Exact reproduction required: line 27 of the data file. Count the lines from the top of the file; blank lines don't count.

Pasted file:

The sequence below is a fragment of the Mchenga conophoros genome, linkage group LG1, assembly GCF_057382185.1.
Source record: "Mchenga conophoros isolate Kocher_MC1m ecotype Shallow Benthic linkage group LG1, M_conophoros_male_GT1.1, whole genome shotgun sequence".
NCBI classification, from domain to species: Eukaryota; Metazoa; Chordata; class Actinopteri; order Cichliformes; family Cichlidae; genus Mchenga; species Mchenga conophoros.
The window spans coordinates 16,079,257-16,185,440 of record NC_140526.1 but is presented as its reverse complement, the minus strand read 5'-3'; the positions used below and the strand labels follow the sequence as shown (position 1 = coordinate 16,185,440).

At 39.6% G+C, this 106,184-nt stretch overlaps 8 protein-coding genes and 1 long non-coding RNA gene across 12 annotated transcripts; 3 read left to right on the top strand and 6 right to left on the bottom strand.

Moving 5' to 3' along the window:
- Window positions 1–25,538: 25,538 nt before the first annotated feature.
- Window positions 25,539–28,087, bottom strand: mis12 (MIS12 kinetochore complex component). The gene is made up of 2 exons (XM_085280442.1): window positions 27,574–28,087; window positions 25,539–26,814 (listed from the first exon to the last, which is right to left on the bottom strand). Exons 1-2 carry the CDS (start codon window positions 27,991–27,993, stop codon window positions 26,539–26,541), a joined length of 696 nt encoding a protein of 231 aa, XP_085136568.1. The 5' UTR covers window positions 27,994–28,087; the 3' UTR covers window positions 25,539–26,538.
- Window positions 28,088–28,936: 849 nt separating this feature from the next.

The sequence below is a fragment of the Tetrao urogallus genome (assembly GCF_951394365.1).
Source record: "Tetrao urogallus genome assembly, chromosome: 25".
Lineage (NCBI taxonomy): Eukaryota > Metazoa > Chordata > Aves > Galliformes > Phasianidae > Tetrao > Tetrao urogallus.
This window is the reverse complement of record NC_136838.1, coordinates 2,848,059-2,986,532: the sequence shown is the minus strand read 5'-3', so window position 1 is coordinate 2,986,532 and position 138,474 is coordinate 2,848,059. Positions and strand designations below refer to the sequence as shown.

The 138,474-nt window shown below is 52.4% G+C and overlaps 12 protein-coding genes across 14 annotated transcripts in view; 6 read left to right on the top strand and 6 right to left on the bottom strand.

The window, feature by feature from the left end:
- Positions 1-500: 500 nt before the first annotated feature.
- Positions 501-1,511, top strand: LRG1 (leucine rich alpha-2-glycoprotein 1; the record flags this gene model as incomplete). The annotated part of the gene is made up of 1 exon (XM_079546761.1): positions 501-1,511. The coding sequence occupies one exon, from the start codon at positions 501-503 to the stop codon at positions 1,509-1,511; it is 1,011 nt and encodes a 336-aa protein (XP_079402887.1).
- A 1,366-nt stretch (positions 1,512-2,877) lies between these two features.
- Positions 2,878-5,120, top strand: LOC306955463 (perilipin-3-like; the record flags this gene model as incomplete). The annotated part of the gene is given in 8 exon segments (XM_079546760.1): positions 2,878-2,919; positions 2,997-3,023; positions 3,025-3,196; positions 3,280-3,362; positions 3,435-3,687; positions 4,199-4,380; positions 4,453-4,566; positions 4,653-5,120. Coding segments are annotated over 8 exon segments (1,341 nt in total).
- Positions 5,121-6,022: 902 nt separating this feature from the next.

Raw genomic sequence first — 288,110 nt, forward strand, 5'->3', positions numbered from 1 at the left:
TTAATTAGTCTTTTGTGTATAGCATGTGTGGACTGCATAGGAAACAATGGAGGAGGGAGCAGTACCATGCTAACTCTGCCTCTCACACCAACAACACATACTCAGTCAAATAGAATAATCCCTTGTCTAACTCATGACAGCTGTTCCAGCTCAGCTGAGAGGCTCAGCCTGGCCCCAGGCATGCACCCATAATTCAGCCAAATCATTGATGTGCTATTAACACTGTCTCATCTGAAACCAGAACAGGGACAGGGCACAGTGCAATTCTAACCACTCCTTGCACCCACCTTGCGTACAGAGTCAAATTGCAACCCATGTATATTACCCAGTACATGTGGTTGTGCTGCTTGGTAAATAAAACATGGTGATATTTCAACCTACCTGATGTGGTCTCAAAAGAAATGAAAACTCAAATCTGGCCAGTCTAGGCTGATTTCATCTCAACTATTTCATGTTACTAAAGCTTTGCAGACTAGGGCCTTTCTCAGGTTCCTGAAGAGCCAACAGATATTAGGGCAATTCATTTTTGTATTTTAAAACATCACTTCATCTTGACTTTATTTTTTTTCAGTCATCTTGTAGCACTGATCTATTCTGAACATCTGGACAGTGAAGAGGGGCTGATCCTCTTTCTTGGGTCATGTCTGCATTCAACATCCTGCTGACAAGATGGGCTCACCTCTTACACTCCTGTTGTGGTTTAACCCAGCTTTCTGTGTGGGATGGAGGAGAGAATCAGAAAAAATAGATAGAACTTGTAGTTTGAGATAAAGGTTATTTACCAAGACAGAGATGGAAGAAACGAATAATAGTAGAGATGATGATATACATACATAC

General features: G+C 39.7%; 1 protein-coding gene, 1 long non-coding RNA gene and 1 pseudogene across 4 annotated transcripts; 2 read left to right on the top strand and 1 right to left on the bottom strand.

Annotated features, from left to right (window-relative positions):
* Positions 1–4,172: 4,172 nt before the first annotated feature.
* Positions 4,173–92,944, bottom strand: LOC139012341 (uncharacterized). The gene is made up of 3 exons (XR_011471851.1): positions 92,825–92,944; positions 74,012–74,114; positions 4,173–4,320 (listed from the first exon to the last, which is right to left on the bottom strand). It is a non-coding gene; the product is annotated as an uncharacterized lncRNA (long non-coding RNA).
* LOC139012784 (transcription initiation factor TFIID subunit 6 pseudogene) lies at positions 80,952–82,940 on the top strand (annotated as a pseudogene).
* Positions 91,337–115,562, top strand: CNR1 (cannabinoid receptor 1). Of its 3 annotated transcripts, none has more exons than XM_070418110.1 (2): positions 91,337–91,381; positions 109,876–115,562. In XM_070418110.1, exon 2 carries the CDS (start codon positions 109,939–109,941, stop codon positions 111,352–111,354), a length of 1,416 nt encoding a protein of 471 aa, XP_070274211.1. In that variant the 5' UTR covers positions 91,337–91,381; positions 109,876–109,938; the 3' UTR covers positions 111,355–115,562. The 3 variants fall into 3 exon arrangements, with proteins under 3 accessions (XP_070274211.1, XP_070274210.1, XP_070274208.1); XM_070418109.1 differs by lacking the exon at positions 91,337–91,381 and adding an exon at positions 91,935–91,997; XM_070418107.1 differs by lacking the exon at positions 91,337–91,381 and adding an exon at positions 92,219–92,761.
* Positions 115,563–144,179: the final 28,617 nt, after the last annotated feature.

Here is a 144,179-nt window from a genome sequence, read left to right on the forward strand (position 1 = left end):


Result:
* LOC139012784 (transcription initiation factor TFIID subunit 6 pseudogene) lies at positions 80,952–82,940 on the top strand (annotated as a pseudogene).